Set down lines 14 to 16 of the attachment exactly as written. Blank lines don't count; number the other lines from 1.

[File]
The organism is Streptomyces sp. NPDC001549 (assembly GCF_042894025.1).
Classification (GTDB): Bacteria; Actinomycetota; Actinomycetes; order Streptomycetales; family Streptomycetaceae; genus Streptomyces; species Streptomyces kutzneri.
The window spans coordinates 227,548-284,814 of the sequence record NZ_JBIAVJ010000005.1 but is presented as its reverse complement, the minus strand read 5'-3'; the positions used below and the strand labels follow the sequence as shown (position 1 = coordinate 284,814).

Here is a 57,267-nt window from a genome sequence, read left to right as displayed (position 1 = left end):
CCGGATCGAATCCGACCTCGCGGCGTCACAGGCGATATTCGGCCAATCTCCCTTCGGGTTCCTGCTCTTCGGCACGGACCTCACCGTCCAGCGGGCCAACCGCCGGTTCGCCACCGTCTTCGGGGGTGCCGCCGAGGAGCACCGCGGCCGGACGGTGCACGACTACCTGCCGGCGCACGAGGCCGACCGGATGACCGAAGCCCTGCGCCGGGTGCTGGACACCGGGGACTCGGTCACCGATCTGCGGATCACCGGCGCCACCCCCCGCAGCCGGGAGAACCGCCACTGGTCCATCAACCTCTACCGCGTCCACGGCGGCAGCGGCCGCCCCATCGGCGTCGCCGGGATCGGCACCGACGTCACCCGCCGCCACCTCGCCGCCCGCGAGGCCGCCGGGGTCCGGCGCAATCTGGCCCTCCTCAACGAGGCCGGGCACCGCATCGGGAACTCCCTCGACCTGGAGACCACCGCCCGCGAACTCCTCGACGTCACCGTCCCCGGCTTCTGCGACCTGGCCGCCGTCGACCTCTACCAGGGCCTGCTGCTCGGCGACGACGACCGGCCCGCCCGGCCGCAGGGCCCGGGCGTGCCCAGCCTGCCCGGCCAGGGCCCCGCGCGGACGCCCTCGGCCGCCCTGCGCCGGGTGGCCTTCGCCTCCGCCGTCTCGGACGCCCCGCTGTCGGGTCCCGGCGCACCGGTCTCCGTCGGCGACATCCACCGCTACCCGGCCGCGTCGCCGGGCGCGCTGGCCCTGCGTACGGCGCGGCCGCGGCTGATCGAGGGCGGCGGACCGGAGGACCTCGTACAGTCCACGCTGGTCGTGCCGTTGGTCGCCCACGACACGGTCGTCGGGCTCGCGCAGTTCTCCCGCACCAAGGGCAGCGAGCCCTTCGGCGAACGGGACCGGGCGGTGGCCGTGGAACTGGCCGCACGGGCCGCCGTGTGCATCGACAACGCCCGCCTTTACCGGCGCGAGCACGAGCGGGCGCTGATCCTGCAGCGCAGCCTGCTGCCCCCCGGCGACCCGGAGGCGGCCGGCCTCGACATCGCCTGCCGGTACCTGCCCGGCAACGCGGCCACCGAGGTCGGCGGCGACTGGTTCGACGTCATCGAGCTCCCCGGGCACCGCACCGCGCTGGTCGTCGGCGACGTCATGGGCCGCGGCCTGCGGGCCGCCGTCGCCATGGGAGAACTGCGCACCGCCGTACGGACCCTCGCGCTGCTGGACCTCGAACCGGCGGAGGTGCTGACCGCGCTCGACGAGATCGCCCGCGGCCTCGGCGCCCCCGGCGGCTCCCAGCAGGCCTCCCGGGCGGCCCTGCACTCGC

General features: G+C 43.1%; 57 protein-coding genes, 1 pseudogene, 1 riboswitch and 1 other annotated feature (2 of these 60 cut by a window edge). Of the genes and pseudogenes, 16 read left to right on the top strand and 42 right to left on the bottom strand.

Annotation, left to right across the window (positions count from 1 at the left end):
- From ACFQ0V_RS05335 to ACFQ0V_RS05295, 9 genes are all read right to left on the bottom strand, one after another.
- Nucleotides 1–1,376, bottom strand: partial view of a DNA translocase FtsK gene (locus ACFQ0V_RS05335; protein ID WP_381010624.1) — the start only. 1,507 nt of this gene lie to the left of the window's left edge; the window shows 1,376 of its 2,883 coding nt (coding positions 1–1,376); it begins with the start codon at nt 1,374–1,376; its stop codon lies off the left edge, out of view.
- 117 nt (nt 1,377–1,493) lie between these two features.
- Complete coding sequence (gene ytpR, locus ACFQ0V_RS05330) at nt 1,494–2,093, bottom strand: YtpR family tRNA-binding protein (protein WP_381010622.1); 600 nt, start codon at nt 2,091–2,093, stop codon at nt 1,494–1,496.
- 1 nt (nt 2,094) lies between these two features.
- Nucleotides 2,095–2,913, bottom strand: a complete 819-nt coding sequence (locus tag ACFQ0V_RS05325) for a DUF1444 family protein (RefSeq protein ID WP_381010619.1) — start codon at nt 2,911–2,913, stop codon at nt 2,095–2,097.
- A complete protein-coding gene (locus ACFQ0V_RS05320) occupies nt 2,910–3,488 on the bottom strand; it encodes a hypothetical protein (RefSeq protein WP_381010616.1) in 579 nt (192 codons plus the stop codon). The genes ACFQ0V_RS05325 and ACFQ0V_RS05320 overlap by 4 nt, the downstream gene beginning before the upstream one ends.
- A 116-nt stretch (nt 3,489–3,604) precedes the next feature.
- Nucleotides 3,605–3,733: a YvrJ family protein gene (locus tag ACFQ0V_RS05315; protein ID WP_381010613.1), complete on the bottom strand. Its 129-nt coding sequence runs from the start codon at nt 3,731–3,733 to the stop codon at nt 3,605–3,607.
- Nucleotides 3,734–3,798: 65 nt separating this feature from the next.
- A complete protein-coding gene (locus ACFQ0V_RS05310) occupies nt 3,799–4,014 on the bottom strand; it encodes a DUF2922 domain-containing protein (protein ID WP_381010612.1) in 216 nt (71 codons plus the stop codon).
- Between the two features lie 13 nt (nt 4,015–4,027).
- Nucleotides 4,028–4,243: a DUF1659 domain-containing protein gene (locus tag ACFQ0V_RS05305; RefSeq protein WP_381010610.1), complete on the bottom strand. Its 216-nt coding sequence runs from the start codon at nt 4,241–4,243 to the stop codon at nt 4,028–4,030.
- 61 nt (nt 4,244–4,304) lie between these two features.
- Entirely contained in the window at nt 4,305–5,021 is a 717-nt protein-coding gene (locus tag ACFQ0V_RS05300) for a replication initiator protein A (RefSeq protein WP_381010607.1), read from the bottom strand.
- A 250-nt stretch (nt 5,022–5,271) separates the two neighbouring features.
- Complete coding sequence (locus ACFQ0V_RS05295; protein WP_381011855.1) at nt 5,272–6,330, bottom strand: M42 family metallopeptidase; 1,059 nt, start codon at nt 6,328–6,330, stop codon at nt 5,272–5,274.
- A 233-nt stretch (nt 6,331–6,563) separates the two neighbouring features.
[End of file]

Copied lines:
- A complete protein-coding gene (locus ACFQ0V_RS05320) occupies nt 2,910–3,488 on the bottom strand; it encodes a hypothetical protein (RefSeq protein WP_381010616.1) in 579 nt (192 codons plus the stop codon). The genes ACFQ0V_RS05325 and ACFQ0V_RS05320 overlap by 4 nt, the downstream gene beginning before the upstream one ends.
- A 116-nt stretch (nt 3,489–3,604) precedes the next feature.
- Nucleotides 3,605–3,733: a YvrJ family protein gene (locus tag ACFQ0V_RS05315; protein ID WP_381010613.1), complete on the bottom strand. Its 129-nt coding sequence runs from the start codon at nt 3,731–3,733 to the stop codon at nt 3,605–3,607.